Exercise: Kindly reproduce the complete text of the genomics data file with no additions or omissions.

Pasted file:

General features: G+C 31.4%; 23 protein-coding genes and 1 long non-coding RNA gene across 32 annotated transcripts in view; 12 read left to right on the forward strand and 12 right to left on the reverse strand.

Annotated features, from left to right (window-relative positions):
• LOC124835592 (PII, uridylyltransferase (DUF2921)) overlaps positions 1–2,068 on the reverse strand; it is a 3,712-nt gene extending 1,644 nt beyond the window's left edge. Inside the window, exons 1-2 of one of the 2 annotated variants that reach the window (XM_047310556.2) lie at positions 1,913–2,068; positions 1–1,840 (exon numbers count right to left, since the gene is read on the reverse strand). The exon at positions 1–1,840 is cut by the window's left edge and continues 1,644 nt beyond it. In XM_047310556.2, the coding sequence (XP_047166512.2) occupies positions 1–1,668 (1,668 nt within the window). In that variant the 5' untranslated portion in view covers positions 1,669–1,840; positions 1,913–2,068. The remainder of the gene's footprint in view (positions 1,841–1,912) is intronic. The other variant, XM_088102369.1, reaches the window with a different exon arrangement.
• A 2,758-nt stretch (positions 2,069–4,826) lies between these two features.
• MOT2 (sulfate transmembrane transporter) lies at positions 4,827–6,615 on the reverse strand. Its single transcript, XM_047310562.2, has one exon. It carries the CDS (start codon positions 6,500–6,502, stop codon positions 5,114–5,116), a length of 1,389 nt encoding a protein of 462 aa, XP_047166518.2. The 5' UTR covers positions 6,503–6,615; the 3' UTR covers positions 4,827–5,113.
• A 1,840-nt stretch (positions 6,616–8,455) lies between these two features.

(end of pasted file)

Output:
General features: G+C 31.4%; 23 protein-coding genes and 1 long non-coding RNA gene across 32 annotated transcripts in view; 12 read left to right on the forward strand and 12 right to left on the reverse strand.

Annotated features, from left to right (window-relative positions):
• LOC124835592 (PII, uridylyltransferase (DUF2921)) overlaps positions 1–2,068 on the reverse strand; it is a 3,712-nt gene extending 1,644 nt beyond the window's left edge. Inside the window, exons 1-2 of one of the 2 annotated variants that reach the window (XM_047310556.2) lie at positions 1,913–2,068; positions 1–1,840 (exon numbers count right to left, since the gene is read on the reverse strand). The exon at positions 1–1,840 is cut by the window's left edge and continues 1,644 nt beyond it. In XM_047310556.2, the coding sequence (XP_047166512.2) occupies positions 1–1,668 (1,668 nt within the window). In that variant the 5' untranslated portion in view covers positions 1,669–1,840; positions 1,913–2,068. The remainder of the gene's footprint in view (positions 1,841–1,912) is intronic. The other variant, XM_088102369.1, reaches the window with a different exon arrangement.
• A 2,758-nt stretch (positions 2,069–4,826) lies between these two features.
• MOT2 (sulfate transmembrane transporter) lies at positions 4,827–6,615 on the reverse strand. Its single transcript, XM_047310562.2, has one exon. It carries the CDS (start codon positions 6,500–6,502, stop codon positions 5,114–5,116), a length of 1,389 nt encoding a protein of 462 aa, XP_047166518.2. The 5' UTR covers positions 6,503–6,615; the 3' UTR covers positions 4,827–5,113.
• A 1,840-nt stretch (positions 6,616–8,455) lies between these two features.